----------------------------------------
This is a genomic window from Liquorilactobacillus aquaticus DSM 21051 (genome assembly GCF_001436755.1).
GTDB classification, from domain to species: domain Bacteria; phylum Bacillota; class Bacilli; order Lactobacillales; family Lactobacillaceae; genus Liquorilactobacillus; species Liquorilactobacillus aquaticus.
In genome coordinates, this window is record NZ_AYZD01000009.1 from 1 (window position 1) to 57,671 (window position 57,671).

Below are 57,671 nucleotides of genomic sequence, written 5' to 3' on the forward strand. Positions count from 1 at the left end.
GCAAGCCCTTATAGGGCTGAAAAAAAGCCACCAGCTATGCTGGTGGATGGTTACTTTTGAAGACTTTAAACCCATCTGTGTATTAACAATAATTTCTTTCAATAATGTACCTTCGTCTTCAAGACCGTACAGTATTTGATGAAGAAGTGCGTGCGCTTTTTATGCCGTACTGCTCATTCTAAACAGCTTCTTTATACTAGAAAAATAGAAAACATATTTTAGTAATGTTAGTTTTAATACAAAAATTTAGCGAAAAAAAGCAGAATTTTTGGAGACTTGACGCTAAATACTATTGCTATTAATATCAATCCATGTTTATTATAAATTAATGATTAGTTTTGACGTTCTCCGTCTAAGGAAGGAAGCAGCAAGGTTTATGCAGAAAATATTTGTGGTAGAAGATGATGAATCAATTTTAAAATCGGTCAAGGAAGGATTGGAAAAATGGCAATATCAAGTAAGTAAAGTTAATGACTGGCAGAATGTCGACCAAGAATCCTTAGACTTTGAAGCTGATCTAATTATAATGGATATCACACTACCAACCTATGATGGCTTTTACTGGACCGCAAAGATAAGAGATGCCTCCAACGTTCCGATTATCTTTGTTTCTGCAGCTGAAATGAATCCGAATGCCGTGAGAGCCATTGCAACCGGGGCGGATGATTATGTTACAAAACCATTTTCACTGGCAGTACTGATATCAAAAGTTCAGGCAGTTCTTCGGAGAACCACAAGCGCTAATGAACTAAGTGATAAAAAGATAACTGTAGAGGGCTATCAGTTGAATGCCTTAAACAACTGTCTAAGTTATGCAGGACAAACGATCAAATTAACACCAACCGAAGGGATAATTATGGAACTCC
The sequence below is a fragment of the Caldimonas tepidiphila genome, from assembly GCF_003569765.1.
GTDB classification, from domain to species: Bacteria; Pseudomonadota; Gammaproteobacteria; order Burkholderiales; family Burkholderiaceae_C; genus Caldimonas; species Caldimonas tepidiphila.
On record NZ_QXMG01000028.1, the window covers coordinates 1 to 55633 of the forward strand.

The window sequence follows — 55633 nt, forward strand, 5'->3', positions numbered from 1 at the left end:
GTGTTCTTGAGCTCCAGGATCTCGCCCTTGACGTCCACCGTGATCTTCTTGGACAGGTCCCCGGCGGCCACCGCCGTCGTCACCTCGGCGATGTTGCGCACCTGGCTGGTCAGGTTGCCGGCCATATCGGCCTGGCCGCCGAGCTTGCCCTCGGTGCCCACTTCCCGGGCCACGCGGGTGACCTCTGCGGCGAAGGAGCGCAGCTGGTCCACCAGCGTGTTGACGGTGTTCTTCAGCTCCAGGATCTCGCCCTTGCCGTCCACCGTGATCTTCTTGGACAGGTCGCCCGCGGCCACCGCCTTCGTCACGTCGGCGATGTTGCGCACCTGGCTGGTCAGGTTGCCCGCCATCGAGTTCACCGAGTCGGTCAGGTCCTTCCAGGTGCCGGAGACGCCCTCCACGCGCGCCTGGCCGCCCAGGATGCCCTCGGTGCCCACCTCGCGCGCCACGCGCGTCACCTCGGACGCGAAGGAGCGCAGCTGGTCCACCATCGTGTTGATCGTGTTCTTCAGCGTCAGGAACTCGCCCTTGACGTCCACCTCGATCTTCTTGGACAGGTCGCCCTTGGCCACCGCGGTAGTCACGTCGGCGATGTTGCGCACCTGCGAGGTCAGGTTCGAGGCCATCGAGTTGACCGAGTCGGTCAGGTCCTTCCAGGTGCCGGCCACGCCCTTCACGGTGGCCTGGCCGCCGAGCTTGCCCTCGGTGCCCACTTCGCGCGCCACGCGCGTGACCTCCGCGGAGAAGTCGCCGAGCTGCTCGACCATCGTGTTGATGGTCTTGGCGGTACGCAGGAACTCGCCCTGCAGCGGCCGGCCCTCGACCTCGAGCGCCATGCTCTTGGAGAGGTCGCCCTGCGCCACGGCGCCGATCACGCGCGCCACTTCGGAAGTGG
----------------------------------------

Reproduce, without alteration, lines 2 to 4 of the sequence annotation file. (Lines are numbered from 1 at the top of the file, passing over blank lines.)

GTDB classification, from domain to species: domain Bacteria; phylum Bacillota; class Bacilli; order Lactobacillales; family Lactobacillaceae; genus Liquorilactobacillus; species Liquorilactobacillus aquaticus.
In genome coordinates, this window is record NZ_AYZD01000009.1 from 1 (window position 1) to 57,671 (window position 57,671).

Below are 57,671 nucleotides of genomic sequence, written 5' to 3' on the forward strand. Positions count from 1 at the left end.